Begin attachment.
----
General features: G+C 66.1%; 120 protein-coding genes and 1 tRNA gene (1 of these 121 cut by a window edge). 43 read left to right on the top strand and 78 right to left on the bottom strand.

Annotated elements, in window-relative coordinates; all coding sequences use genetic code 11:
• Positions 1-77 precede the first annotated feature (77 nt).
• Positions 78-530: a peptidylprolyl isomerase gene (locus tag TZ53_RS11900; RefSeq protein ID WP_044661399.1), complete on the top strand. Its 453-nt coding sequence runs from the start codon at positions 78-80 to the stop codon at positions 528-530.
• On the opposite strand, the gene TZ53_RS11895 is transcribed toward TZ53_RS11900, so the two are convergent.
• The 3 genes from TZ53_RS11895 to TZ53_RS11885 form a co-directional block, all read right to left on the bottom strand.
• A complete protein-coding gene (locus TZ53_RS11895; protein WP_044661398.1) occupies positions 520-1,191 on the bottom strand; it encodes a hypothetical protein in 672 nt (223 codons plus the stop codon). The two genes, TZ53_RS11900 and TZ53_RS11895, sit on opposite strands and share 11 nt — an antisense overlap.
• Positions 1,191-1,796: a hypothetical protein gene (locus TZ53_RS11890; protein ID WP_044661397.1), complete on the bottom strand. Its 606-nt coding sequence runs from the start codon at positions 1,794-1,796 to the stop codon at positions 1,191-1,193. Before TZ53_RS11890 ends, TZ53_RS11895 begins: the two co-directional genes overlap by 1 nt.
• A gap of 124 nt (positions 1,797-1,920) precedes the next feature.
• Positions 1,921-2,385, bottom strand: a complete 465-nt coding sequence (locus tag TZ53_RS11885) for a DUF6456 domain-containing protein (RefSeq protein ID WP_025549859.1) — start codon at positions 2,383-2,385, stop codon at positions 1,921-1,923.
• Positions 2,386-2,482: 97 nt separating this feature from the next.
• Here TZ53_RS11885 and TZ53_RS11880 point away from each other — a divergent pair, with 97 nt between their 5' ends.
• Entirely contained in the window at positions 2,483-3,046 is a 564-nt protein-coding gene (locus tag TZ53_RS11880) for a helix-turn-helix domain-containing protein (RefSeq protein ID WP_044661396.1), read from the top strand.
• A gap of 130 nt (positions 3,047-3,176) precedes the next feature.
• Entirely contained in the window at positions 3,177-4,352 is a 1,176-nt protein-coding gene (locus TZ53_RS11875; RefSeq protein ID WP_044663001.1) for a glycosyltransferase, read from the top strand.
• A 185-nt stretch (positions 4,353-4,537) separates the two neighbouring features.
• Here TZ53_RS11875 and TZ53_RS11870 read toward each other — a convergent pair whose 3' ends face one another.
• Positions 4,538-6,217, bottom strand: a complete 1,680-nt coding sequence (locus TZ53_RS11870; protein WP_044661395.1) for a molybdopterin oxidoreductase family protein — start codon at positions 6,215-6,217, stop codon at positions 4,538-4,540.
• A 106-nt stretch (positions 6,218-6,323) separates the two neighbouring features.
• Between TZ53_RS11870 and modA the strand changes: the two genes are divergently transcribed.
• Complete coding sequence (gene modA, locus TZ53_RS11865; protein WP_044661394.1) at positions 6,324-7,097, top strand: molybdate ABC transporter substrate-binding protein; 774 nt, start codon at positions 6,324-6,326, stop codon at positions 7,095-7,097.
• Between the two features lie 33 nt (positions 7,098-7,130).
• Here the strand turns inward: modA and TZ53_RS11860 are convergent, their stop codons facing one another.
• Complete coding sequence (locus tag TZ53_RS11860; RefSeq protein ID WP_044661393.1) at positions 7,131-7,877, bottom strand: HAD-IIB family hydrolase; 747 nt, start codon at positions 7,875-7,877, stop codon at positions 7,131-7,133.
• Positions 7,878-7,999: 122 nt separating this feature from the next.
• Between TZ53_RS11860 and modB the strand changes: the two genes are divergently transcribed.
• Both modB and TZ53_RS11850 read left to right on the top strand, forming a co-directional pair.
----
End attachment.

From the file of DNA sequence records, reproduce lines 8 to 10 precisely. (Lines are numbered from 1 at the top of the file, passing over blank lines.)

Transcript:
• Positions 1,191-1,796: a hypothetical protein gene (locus TZ53_RS11890; protein ID WP_044661397.1), complete on the bottom strand. Its 606-nt coding sequence runs from the start codon at positions 1,794-1,796 to the stop codon at positions 1,191-1,193. Before TZ53_RS11890 ends, TZ53_RS11895 begins: the two co-directional genes overlap by 1 nt.
• A gap of 124 nt (positions 1,797-1,920) precedes the next feature.
• Positions 1,921-2,385, bottom strand: a complete 465-nt coding sequence (locus tag TZ53_RS11885) for a DUF6456 domain-containing protein (RefSeq protein ID WP_025549859.1) — start codon at positions 2,383-2,385, stop codon at positions 1,921-1,923.